I’m glad you posted that link. I saw that jig earlier, but I got confused with the 3/8×3/8 inch rabbet on the guides. The math just didn’t add up. Thanks to your link, I went and looked again and I see now that the lip gets trimmed to match the bit/bushing combination.

I’ll make one tomorrow. It looks like it’ll do just what I want, with the back fence to get it square and all. It’ll cost basically nothing for me, so having different length jigs is doable.

-- No matter how much you push the envelope, it'll still be stationery.

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Rick_M

10618 posts in 2216 days


#9 posted 04-16-2017 01:55 AM

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Rich

1978 posts in 425 days


#10 posted 04-16-2017 04:37 AM

I know you had it Rick, and so did I. I just wasn’t smart enough to understand what I was seeing. I get it now, and it looks like it’s worth a try. Nothing to lose, anyway.

-- No matter how much you push the envelope, it'll still be stationery.

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Rich

1978 posts in 425 days


#11 posted 04-16-2017 09:12 PM

I tossed that Wood Magazine jig together today. It was easy to build, and my first test with it was perfect, needing just some taps to get the board seated in the dado. In fact, depending on the situation, I’ll probably use some paper or masking tape when setting it to get a slightly looser fit.

Here’s the jig:

You can see in this one that I left the back fence uncut so I can use that surface to zero my bit depth. That PC 7529 has awesome depth control. I set the bit flush on the fence, zeroed the dial, and turned it down 1/8” for a pass, then another 1/8”, and the final depth of the dado was 1/4” exactly.

The jig is absolutely flawless in its performance. However, it’s a bit clunky in operation. I followed their plan closely. The carriage bolts extending down require that it be set on the edge of the bench. The clamping opportunities are limited. I was able to get it completely secured, but it was clumsy. Its design makes it awkward to deal with different thickness of wood, since you aren’t clamping the guide boards to the wood you are routing.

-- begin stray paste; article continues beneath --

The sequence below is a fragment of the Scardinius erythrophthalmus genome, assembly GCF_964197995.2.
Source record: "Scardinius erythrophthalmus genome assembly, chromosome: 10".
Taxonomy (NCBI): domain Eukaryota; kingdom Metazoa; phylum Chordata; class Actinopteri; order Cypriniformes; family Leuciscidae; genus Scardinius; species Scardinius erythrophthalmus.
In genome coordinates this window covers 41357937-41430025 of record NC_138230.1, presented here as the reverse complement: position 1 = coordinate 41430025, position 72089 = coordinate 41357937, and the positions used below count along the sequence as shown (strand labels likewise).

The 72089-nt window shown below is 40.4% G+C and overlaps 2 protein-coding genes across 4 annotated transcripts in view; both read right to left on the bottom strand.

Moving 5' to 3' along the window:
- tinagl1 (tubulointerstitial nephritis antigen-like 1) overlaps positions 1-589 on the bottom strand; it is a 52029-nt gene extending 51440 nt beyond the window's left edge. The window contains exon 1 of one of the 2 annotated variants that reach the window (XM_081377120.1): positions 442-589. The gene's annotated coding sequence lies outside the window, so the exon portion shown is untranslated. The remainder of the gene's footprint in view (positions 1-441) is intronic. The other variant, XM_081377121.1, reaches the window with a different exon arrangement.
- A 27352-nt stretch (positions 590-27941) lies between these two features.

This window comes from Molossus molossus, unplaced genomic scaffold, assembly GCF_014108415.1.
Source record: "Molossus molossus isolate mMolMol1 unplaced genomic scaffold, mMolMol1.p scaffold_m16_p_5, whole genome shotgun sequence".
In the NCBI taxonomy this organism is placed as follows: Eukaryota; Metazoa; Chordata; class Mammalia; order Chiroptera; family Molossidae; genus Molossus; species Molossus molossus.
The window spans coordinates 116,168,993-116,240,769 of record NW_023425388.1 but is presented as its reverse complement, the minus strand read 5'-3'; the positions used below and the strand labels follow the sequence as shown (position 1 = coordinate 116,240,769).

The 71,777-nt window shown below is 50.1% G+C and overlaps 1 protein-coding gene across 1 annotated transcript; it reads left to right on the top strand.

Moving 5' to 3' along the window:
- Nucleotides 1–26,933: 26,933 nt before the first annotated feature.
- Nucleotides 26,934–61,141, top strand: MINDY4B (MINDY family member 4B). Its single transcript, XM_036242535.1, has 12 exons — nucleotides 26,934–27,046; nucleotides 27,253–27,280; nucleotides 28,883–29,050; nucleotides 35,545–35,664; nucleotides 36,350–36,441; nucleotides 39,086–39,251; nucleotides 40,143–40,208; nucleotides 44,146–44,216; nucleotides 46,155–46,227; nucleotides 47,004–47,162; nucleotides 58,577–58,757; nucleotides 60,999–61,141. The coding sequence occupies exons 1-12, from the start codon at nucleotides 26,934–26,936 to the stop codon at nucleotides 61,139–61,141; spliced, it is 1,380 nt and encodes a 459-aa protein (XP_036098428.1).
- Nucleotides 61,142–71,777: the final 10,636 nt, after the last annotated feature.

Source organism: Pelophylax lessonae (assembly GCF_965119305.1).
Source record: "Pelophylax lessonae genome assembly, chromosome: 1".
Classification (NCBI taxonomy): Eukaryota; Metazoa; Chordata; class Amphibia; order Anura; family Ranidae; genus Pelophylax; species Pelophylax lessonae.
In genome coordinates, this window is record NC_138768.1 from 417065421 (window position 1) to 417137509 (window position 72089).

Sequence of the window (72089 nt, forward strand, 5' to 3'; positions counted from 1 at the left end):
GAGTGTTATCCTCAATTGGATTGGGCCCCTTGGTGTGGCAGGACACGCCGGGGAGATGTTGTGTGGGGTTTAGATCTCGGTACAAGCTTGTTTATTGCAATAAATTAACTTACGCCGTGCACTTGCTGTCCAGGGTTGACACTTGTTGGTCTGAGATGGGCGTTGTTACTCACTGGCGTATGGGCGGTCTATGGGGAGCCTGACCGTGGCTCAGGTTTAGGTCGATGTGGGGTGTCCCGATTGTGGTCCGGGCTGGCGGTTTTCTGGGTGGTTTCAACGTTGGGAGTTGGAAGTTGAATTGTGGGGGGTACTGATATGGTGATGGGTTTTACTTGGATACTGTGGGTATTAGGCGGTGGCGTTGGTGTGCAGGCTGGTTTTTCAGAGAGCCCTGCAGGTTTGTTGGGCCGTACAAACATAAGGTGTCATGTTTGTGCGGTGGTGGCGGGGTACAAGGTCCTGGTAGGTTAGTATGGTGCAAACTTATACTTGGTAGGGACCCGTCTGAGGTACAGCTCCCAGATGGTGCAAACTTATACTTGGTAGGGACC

I’m thinking some sort of fixed base with toggle clamps to hold the board in place, and maybe wider guide rails so they can be clamped down to the board without getting in the way of the router. Also a way to use interchangeable guide rails would be good since they vary depending on the router bit/bushing combination.

-- No matter how much you push the envelope, it'll still be stationery.

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Rick_M

10618 posts in 2216 days


#12 posted 04-16-2017 09:43 PM

Do you think the rabbeted design + guide bushing (Wood Mag) has any advantages over the style I mentioned which is the same thing but without the rabbets and uses this type of flush cut bit?

-- http://thewoodknack.blogspot.com/

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Rich

1978 posts in 425 days


#13 posted 04-16-2017 10:22 PM

Probably not. One difference would be that the flush cut bit would require guides thick enough for the bearing to have a surface to ride on regardless of the depth of the dado. That’s not a negative thing necessarily.

I’m finding that the main difficulty is getting the jig secured to the board with the guide boards flush to the surface. I made the jig out of 3/4” pieces, so if I’m dadoing a 3/4” board, it’s perfect. It’s when you try to do thicker or thinner boards that it’s clumsy — thinner ones being the worst. It needs more clamping surface, so you can get the workpiece flush to the guide rails, regardless of thickness.

-- No matter how much you push the envelope, it'll still be stationery.